happily "reintroduced into the wild" by the 50-cent diesis between the
two circles.



This Manneristic cadence in a meantone style uses a 926-cent major
sixth (or here diminished seventh) in the sonority C#-E-G-Bb at around
0-313-626-926 cents, followed by a 4-3 suspension and resolution.



An interesting feature of metastable or NI intervals underscored in a
recent list contributed by David Keenan is that octave extensions can
make a difference. Here the metastable or NI major third at 422 cents
is coupled with a near-NI major 13th at 2113 cents, close to the
estimated NI zone at around 2109 cents. These intervals (Gb3-Bb3-Eb5
with C4 as middle C), available within either circle, resolve to fifth
and 15th (or double octave) respectively.



Another example of an NI interval larger than octave, this cadence has
a 2055-cent neutral 13th, here used together with a 2752-cent neutral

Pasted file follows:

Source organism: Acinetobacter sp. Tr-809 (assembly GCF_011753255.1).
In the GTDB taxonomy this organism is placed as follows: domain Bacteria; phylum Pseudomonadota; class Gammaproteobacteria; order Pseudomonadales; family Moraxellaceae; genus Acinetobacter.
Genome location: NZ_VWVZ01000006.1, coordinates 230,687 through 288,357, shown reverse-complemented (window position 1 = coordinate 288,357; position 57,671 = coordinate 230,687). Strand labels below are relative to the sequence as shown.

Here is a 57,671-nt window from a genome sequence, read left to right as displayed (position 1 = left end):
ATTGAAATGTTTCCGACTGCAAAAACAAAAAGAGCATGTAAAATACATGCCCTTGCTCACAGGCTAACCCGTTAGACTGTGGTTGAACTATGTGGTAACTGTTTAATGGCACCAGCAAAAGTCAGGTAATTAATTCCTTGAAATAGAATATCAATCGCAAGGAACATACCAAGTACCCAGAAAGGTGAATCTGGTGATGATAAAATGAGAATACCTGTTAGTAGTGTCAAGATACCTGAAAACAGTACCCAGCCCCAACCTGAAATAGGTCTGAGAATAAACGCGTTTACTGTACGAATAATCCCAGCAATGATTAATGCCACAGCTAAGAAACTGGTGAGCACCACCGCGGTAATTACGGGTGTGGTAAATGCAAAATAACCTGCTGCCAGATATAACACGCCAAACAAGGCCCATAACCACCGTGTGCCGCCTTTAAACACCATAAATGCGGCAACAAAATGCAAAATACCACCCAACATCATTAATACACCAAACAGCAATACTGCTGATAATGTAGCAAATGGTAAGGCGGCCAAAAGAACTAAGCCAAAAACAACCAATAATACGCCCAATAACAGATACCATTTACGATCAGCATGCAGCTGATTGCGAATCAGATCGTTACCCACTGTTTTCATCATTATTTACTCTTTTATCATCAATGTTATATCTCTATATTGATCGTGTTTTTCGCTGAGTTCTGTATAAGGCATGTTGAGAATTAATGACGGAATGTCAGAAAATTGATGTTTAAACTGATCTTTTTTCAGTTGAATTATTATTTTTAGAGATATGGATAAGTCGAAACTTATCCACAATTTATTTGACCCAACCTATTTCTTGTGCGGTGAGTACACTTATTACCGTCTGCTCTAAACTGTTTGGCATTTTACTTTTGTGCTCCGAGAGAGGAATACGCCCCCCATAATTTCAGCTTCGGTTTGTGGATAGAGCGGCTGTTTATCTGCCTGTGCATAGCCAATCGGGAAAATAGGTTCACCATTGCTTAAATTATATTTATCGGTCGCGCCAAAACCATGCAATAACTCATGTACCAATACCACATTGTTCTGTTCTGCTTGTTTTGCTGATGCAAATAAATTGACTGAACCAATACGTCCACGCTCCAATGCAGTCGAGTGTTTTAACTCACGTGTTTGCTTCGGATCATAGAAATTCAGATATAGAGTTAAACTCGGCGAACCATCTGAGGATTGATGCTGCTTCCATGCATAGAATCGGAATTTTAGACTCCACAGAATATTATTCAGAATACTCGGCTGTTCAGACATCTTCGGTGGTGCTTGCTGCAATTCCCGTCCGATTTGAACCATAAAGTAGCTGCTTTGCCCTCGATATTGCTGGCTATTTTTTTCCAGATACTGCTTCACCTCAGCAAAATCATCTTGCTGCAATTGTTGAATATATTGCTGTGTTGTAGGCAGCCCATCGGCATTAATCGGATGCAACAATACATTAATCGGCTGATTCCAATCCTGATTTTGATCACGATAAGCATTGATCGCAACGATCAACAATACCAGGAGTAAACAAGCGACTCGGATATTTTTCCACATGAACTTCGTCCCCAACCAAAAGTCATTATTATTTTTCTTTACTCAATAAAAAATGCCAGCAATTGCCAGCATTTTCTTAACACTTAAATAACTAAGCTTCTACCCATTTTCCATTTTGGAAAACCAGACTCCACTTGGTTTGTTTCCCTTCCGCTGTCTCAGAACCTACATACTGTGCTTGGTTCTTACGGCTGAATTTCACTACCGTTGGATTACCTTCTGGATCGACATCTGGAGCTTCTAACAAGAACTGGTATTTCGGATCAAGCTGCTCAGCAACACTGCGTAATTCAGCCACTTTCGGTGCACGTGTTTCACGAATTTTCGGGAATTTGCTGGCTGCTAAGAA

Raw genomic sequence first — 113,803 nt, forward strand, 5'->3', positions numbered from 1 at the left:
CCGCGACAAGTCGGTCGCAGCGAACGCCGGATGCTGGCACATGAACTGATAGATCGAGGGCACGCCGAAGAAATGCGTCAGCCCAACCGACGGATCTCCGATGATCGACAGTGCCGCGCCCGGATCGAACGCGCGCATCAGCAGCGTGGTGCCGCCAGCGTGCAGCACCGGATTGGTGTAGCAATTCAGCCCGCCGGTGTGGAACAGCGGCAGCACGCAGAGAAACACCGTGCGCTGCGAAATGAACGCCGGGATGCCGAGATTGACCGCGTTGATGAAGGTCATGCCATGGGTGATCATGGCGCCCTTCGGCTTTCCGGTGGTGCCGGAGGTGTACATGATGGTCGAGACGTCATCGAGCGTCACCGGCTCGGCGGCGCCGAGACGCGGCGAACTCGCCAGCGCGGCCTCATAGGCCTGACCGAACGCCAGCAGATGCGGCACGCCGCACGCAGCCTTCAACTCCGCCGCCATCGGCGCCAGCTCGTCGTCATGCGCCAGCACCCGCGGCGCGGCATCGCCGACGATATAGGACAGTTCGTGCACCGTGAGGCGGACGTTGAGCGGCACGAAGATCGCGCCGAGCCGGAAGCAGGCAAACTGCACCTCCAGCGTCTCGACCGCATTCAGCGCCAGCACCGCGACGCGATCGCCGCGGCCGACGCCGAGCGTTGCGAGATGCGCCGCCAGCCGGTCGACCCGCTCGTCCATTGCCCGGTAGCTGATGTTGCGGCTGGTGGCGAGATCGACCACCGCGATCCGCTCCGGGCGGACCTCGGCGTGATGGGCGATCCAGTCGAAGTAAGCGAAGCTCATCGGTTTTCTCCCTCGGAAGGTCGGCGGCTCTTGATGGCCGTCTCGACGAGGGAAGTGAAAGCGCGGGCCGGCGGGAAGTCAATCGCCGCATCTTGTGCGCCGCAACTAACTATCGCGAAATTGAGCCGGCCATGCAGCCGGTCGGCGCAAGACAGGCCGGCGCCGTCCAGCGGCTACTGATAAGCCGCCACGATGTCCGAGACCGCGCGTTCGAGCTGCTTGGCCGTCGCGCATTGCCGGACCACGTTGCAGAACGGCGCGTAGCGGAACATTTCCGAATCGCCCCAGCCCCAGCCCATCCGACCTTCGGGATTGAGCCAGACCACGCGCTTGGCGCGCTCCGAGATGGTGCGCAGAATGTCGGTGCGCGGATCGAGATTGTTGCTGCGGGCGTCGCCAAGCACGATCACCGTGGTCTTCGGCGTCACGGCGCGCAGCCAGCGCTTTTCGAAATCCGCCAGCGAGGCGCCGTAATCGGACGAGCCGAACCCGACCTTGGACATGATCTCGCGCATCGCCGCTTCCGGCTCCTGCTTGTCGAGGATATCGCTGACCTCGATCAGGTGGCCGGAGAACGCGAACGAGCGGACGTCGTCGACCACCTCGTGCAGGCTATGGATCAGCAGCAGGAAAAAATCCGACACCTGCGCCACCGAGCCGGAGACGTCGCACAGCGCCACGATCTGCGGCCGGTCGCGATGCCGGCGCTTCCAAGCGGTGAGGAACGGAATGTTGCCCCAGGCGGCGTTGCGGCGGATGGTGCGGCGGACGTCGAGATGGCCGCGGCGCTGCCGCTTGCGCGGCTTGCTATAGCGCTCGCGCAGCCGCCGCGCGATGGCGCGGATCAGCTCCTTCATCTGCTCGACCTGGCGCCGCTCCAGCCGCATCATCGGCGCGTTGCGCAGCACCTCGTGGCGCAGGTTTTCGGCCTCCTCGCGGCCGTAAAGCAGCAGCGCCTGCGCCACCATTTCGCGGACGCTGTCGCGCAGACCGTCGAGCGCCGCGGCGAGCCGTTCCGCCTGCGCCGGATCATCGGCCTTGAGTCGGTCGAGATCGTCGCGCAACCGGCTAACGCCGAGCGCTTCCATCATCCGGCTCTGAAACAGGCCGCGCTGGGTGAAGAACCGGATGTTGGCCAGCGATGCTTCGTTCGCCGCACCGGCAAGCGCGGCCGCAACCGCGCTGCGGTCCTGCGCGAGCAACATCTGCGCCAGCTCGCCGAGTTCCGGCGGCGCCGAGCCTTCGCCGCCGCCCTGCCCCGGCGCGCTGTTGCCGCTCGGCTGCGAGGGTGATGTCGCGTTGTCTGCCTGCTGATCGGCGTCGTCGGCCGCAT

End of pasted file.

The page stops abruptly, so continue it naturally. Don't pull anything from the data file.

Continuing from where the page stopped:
third plus two octaves or neutral 17th (Ab2-E*4-B*4). These intervals
expand to the 15th or double octave and 19th or fifth plus double
octave. This wide a spacing of voices is rather rare in a neomedieval
style; but this example and the last show how certain NI intervals
well beyond the octave may provide an incentive.



This concluding example shows how the 422-cent NI major third may be
used as an idiomatic meantone diminished fourth in a Manneristic
style. Here we start at D-G-Bb-D, with the fourth and minor sixth
above the bass suggesting a cadential approach. The fourth G then
proceeds to the major third F# -- forming the diminished fourth F#-Bb
at 422 cents, which leads to a 4-3 suspension and resolution.


As promised, here is the Zest-24 tuning:

! zest24.scl
Zarlino Encompassing Spectrum Temperament (two circles at ~50.28c apart)

Most appreciatively,

Margo Schulter

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Re: Listen to Merciful/Just cadences - a gem from Margo Schulter

Post by cmloegmcluin »

I was actually about to share this exact same link! For some reason I didn't get notified by email that you'd posted it, but I found it when searching for the thread about noble notation. Indeed it is quite the metallic gem.